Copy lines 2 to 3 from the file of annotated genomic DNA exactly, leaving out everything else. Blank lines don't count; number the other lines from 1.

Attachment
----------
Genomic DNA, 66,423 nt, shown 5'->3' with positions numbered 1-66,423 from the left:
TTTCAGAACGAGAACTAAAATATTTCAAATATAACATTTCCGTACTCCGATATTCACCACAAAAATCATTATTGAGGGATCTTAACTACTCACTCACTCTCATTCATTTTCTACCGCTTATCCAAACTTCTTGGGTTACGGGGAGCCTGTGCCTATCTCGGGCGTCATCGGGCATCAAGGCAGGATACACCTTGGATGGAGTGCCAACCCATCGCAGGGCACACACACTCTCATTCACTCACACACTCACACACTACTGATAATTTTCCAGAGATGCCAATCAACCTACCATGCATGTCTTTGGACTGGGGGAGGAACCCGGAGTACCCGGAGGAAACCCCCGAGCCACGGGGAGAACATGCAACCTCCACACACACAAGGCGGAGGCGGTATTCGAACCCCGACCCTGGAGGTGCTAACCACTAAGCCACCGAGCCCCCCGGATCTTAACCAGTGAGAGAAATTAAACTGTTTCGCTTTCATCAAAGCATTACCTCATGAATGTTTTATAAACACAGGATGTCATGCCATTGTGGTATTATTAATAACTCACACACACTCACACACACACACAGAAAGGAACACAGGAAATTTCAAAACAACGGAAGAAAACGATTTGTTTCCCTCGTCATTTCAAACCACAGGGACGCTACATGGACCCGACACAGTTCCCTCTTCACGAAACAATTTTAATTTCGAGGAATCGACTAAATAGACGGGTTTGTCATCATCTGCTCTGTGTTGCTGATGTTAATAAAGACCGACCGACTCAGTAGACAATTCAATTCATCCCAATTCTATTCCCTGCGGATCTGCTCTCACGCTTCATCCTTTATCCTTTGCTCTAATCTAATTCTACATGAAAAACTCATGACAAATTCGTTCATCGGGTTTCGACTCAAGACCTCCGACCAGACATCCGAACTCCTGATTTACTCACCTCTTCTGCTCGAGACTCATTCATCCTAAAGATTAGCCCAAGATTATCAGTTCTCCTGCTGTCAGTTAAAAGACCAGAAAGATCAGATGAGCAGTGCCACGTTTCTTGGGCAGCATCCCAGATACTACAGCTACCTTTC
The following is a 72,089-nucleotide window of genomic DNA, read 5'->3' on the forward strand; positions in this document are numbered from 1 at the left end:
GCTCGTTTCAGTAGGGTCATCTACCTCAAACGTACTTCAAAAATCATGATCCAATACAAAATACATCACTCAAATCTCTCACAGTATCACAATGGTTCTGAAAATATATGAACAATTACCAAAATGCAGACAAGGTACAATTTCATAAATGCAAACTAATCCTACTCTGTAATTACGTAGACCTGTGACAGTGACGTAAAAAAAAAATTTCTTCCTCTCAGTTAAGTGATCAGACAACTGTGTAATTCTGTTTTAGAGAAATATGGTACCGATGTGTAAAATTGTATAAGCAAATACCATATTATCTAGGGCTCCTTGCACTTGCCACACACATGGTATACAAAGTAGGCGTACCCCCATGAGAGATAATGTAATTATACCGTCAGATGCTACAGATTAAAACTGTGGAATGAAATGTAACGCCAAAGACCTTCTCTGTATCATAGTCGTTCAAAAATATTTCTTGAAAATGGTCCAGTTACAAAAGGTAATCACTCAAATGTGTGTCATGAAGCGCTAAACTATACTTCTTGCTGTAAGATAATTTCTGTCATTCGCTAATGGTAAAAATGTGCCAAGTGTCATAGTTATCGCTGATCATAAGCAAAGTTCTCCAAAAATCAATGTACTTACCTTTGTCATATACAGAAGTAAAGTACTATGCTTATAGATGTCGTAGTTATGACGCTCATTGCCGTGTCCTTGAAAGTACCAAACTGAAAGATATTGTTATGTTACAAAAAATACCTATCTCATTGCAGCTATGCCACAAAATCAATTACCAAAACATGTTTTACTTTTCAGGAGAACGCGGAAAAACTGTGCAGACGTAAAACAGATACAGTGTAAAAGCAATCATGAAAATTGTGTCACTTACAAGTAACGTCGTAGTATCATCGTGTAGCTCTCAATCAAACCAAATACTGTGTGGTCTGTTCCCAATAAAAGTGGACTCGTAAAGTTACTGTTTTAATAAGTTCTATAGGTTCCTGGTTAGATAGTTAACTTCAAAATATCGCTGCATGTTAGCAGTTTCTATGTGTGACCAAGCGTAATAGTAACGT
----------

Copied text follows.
TTTCAGAACGAGAACTAAAATATTTCAAATATAACATTTCCGTACTCCGATATTCACCACAAAAATCATTATTGAGGGATCTTAACTACTCACTCACTCTCATTCATTTTCTACCGCTTATCCAAACTTCTTGGGTTACGGGGAGCCTGTGCCTATCTCGGGCGTCATCGGGCATCAAGGCAGGATACACCTTGGATGGAGTGCCAACCCATCGCAGGGCACACACACTCTCATTCACTCACACACTCACACACTACTGATAATTTTCCAGAGATGCCAATCAACCTACCATGCATGTCTTTGGACTGGGGGAGGAACCCGGAGTACCCGGAGGAAACCCCCGAGCCACGGGGAGAACATGCAACCTCCACACACACAAGGCGGAGGCGGTATTCGAACCCCGACCCTGGAGGTGCTAACCACTAAGCCACCGAGCCCCCCGGATCTTAACCAGTGAGAGAAATTAAACTGTTTCGCTTTCATCAAAGCATTACCTCATGAATGTTTTATAAACACAGGATGTCATGCCATTGTGGTATTATTAATAACTCACACACACTCACACACACACACAGAAAGGAACACAGGAAATTTCAAAACAACGGAAGAAAACGATTTGTTTCCCTCGTCATTTCAAACCACAGGGACGCTACATGGACCCGACACAGTTCCCTCTTCACGAAACAATTTTAATTTCGAGGAATCGACTAAATAGACGGGTTTGTCATCATCTGCTCTGTGTTGCTGATGTTAATAAAGACCGACCGACTCAGTAGACAATTCAATTCATCCCAATTCTATTCCCTGCGGATCTGCTCTCACGCTTCATCCTTTATCCTTTGCTCTAATCTAATTCTACATGAAAAACTCATGACAAATTCGTTCATCGGGTTTCGACTCAAGACCTCCGACCAGACATCCGAACTCCTGATTTACTCACCTCTTCTGCTCGAGACTCATTCATCCTAAAGATTAGCCCAAGATTATCAGTTCTCCTGCTGTCAGTTAAAAGACCAGAAAGATCAGATGAGCAGTGCCACGTTTCTTGGGCAGCATCCCAGATACTACAGCTACCTTTC
The following is a 72,089-nucleotide window of genomic DNA, read 5'->3' on the forward strand; positions in this document are numbered from 1 at the left end: